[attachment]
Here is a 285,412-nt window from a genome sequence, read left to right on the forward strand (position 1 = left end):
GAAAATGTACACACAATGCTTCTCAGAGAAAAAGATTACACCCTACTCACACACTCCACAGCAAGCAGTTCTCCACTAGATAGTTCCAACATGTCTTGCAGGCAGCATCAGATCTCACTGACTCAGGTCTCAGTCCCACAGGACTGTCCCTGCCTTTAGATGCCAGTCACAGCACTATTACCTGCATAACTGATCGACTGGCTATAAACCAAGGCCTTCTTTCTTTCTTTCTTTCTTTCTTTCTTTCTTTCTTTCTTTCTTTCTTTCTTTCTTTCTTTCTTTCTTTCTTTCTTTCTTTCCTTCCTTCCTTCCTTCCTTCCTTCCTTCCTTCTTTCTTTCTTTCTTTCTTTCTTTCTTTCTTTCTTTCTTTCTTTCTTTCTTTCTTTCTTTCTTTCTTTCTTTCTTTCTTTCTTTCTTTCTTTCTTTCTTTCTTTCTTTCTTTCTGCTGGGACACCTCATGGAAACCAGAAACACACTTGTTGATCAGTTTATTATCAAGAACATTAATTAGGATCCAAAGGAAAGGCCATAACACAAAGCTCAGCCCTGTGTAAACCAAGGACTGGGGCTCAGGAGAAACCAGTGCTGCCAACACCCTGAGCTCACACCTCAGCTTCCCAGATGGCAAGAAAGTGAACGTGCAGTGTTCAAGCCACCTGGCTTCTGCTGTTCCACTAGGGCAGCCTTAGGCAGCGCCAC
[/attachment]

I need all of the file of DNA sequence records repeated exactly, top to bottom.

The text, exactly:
Here is a 285,412-nt window from a genome sequence, read left to right on the forward strand (position 1 = left end):
GAAAATGTACACACAATGCTTCTCAGAGAAAAAGATTACACCCTACTCACACACTCCACAGCAAGCAGTTCTCCACTAGATAGTTCCAACATGTCTTGCAGGCAGCATCAGATCTCACTGACTCAGGTCTCAGTCCCACAGGACTGTCCCTGCCTTTAGATGCCAGTCACAGCACTATTACCTGCATAACTGATCGACTGGCTATAAACCAAGGCCTTCTTTCTTTCTTTCTTTCTTTCTTTCTTTCTTTCTTTCTTTCTTTCTTTCTTTCTTTCTTTCTTTCTTTCTTTCTTTCTTTCCTTCCTTCCTTCCTTCCTTCCTTCCTTCCTTCTTTCTTTCTTTCTTTCTTTCTTTCTTTCTTTCTTTCTTTCTTTCTTTCTTTCTTTCTTTCTTTCTTTCTTTCTTTCTTTCTTTCTTTCTTTCTTTCTTTCTTTCTTTCTTTCTGCTGGGACACCTCATGGAAACCAGAAACACACTTGTTGATCAGTTTATTATCAAGAACATTAATTAGGATCCAAAGGAAAGGCCATAACACAAAGCTCAGCCCTGTGTAAACCAAGGACTGGGGCTCAGGAGAAACCAGTGCTGCCAACACCCTGAGCTCACACCTCAGCTTCCCAGATGGCAAGAAAGTGAACGTGCAGTGTTCAAGCCACCTGGCTTCTGCTGTTCCACTAGGGCAGCCTTAGGCAGCGCCAC